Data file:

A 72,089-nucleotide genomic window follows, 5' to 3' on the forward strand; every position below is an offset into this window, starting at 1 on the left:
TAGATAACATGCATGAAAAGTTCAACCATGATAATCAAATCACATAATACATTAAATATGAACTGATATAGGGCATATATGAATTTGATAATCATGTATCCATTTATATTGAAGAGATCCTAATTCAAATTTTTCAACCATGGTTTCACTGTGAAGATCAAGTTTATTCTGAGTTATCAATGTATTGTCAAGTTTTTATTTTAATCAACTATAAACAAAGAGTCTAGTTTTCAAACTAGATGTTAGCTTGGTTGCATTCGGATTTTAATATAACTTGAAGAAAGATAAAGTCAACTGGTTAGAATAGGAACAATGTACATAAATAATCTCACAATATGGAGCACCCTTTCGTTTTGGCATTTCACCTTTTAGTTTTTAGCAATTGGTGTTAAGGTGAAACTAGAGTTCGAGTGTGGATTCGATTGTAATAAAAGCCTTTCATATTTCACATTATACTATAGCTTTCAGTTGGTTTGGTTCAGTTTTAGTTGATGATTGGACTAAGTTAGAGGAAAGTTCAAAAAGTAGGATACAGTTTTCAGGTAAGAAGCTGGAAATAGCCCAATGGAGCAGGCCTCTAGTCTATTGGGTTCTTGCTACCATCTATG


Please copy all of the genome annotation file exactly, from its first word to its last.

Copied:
A 72,089-nucleotide genomic window follows, 5' to 3' on the forward strand; every position below is an offset into this window, starting at 1 on the left:
TAGATAACATGCATGAAAAGTTCAACCATGATAATCAAATCACATAATACATTAAATATGAACTGATATAGGGCATATATGAATTTGATAATCATGTATCCATTTATATTGAAGAGATCCTAATTCAAATTTTTCAACCATGGTTTCACTGTGAAGATCAAGTTTATTCTGAGTTATCAATGTATTGTCAAGTTTTTATTTTAATCAACTATAAACAAAGAGTCTAGTTTTCAAACTAGATGTTAGCTTGGTTGCATTCGGATTTTAATATAACTTGAAGAAAGATAAAGTCAACTGGTTAGAATAGGAACAATGTACATAAATAATCTCACAATATGGAGCACCCTTTCGTTTTGGCATTTCACCTTTTAGTTTTTAGCAATTGGTGTTAAGGTGAAACTAGAGTTCGAGTGTGGATTCGATTGTAATAAAAGCCTTTCATATTTCACATTATACTATAGCTTTCAGTTGGTTTGGTTCAGTTTTAGTTGATGATTGGACTAAGTTAGAGGAAAGTTCAAAAAGTAGGATACAGTTTTCAGGTAAGAAGCTGGAAATAGCCCAATGGAGCAGGCCTCTAGTCTATTGGGTTCTTGCTACCATCTATG